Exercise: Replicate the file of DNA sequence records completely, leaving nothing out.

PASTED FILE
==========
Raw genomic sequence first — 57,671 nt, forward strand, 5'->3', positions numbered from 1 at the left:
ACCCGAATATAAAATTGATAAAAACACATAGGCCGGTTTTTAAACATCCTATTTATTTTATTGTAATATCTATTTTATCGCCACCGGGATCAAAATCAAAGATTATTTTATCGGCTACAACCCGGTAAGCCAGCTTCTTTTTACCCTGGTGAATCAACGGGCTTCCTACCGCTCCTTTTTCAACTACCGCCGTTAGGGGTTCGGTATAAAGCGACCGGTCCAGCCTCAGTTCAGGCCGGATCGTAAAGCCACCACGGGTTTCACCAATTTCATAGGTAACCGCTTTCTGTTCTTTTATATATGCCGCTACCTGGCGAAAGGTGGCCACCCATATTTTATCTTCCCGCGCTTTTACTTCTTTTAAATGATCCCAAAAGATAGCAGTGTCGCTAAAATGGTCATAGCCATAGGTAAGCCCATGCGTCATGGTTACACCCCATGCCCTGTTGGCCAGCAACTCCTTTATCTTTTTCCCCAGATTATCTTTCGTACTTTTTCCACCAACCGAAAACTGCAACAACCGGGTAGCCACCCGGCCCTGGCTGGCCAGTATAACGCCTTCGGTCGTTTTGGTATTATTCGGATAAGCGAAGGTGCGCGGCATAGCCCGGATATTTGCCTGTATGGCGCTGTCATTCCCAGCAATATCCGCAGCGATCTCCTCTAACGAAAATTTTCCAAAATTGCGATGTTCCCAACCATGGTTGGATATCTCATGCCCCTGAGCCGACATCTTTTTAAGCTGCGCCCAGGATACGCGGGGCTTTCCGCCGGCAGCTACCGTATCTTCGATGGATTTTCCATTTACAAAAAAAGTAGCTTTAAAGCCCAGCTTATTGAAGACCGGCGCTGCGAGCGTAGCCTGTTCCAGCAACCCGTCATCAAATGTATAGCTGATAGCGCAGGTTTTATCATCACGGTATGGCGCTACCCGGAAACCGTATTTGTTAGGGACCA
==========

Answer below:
Raw genomic sequence first — 57,671 nt, forward strand, 5'->3', positions numbered from 1 at the left:
ACCCGAATATAAAATTGATAAAAACACATAGGCCGGTTTTTAAACATCCTATTTATTTTATTGTAATATCTATTTTATCGCCACCGGGATCAAAATCAAAGATTATTTTATCGGCTACAACCCGGTAAGCCAGCTTCTTTTTACCCTGGTGAATCAACGGGCTTCCTACCGCTCCTTTTTCAACTACCGCCGTTAGGGGTTCGGTATAAAGCGACCGGTCCAGCCTCAGTTCAGGCCGGATCGTAAAGCCACCACGGGTTTCACCAATTTCATAGGTAACCGCTTTCTGTTCTTTTATATATGCCGCTACCTGGCGAAAGGTGGCCACCCATATTTTATCTTCCCGCGCTTTTACTTCTTTTAAATGATCCCAAAAGATAGCAGTGTCGCTAAAATGGTCATAGCCATAGGTAAGCCCATGCGTCATGGTTACACCCCATGCCCTGTTGGCCAGCAACTCCTTTATCTTTTTCCCCAGATTATCTTTCGTACTTTTTCCACCAACCGAAAACTGCAACAACCGGGTAGCCACCCGGCCCTGGCTGGCCAGTATAACGCCTTCGGTCGTTTTGGTATTATTCGGATAAGCGAAGGTGCGCGGCATAGCCCGGATATTTGCCTGTATGGCGCTGTCATTCCCAGCAATATCCGCAGCGATCTCCTCTAACGAAAATTTTCCAAAATTGCGATGTTCCCAACCATGGTTGGATATCTCATGCCCCTGAGCCGACATCTTTTTAAGCTGCGCCCAGGATACGCGGGGCTTTCCGCCGGCAGCTACCGTATCTTCGATGGATTTTCCATTTACAAAAAAAGTAGCTTTAAAGCCCAGCTTATTGAAGACCGGCGCTGCGAGCGTAGCCTGTTCCAGCAACCCGTCATCAAATGTATAGCTGATAGCGCAGGTTTTATCATCACGGTATGGCGCTACCCGGAAACCGTATTTGTTAGGGACCA